In January Keisuke Suzuki lost a lawsuit seeking $2.1 million in damages for unfair termination and denial of an options deal tied to Japanese approval of Abiomed’s Impella heart pump.
The Danvers, Mass.-based company hired Suzuki in 2010 to help it pursue Japanese regulatory approval for its flagship Impella device. Their agreement included a provision that would give Suzuki 45,000 ABMD shares pegged to Japanese regulatory milestones.
Suzuki claimed that Abiomed was resistant to his suggestions and recommendations for winning approval from the Japanese regulators, unnecessarily prolonging the process. The company allegedly gave him falsely negative performance reviews, sought to demote him and ultimately fired him without the 28-day notice required by his contract. The suit also alleged that Abiomed denied a bonus of 20,000 ABMD shares he was allegedly due based on Japanese approval of Impella.
Abiomed denied all of Suzuki’s claims and alleged instead that it took another 15 months after Suzuki’s firing to win Japanese approval for Impella, winning summary judgment Jan. 4 from Judge Denise Casper of the U.S. District Court for Massachusetts.
“Given that Suzuki was not due compensation for a milestone that was not achieved at the time of his termination and was not achieved until 15 months later after considerable additional effort by Abiomed, such that it cannot be reasonably concluded that he was ‘on the brink’ of reaching this milestone, Abiomed’s termination of Suzuki does not amount to bad faith or violation of the implied covenant of good faith and fair dealing,” Casper ruled.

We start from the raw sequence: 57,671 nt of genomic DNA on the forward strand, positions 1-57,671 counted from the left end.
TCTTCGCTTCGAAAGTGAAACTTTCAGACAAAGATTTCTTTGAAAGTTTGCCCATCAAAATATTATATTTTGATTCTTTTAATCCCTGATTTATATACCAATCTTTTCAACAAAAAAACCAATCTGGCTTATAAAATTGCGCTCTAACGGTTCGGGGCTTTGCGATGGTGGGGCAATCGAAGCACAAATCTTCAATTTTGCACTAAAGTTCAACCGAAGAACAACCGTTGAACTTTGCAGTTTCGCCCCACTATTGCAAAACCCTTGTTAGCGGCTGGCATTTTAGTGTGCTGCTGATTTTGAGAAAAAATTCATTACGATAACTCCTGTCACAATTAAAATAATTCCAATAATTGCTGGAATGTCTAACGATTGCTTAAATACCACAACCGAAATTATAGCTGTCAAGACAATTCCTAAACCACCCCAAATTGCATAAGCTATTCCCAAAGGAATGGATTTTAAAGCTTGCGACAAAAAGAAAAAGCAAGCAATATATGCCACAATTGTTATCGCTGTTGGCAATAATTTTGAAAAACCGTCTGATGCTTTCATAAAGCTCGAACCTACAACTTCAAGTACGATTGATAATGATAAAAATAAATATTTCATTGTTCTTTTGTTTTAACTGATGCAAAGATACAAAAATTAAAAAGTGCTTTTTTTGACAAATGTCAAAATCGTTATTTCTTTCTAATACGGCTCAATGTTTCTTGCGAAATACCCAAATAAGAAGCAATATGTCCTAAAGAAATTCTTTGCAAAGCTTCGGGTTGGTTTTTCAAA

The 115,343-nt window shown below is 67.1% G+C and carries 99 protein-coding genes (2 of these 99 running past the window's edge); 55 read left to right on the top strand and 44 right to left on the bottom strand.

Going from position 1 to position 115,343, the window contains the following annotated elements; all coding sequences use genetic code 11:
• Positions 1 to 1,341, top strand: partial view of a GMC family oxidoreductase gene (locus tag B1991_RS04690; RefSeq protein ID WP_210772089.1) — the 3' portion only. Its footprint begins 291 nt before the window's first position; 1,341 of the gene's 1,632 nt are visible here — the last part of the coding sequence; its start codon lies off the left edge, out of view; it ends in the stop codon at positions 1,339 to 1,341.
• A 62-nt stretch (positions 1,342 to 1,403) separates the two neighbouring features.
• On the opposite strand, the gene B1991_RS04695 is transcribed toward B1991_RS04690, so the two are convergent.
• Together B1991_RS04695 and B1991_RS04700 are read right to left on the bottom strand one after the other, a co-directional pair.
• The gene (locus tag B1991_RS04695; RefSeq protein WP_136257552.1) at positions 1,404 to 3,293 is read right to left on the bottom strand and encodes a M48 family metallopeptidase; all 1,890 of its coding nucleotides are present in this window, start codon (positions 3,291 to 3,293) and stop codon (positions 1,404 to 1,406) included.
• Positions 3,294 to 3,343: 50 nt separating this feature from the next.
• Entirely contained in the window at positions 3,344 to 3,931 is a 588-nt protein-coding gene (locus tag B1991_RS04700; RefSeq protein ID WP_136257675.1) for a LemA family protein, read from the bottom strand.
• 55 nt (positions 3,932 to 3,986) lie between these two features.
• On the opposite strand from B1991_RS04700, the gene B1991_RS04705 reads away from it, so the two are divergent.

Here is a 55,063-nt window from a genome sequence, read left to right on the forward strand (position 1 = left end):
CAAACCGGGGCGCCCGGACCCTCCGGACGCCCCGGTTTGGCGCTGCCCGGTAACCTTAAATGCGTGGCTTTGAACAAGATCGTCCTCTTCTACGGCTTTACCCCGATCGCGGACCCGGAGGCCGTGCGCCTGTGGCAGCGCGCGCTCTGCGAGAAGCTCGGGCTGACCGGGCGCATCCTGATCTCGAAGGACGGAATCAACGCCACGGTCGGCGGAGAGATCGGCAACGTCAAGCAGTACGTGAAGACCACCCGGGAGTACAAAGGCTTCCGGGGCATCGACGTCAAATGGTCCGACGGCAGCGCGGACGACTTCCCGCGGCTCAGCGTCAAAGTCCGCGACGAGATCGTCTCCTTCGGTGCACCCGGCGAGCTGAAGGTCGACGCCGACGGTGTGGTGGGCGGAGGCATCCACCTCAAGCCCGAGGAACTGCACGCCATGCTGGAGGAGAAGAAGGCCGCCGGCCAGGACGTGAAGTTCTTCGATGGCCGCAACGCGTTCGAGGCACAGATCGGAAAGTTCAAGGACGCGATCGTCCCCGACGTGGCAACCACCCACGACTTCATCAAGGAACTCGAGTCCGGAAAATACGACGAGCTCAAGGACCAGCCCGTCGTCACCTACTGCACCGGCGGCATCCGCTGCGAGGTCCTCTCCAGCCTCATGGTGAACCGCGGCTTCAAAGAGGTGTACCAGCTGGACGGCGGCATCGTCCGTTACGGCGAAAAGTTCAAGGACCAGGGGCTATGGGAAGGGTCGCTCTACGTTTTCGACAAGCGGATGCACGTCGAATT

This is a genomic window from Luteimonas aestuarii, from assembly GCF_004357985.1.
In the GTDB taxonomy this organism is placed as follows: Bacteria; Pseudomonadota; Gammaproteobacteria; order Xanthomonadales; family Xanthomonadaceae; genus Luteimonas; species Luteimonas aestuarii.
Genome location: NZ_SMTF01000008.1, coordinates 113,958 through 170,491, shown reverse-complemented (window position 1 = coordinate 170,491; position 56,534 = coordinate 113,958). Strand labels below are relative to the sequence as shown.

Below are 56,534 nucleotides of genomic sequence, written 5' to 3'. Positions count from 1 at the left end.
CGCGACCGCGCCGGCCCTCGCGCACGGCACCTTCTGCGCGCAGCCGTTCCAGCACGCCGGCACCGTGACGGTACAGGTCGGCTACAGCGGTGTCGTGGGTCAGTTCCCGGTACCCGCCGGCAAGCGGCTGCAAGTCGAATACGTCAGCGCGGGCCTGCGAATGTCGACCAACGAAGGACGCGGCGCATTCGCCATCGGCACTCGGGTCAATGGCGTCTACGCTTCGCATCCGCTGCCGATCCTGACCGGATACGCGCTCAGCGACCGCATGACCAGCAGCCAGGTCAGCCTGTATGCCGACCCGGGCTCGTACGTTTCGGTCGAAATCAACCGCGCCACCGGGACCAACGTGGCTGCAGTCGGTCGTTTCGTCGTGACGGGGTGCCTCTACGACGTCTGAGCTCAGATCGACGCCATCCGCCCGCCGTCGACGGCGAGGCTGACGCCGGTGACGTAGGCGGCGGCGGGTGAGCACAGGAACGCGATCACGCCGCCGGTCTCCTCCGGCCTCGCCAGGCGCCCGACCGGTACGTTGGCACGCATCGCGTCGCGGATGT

Suzuki, in a May 10 appeal brief filed with the U.S. Court of Appeals for the First Circuit, argued that the lower court judge erred in ruling that he was an employee at will, due to a 28-day-notice termination clause in his contract. Casper was also wrong to requiring Suzuki to show that he was “on the brink” of obtaining approval in Japan and winning 100% of the share bonus when he was fired , he argued.
“The district court also erred in considering Abiomed’s efforts to obtain regulatory approval after it terminated Suzuki. In focusing on what happened after the termination, the district court improperly conflated the issues of liability and damages. Whether Abiomed violated the implied covenant is determined by Abiomed’s actions, motive, and intent at the time of termination, not what happened afterwards,” according to the brief. “Finally, the district court erred in granting summary judgment where there is ample evidence that Abiomed attempted to ‘unfairly leverage’ the terms of Suzuki’s contract and sought to deprive him of the ‘fruits of his labor.'”
Suzuki argued that a reasonable jury could find that the company, regretting the equity incentive deal after its share prices began to soar and expecting to win Japanese approval for Impella, demanded that he sign a new contract that would have “drastically reduced” his equity incentives. When he refused, the brief alleged, Abiomed fired him “to avoid having to award him 20,000 shares of Abiomed’s stock that would be triggered when Japan approval issued.”
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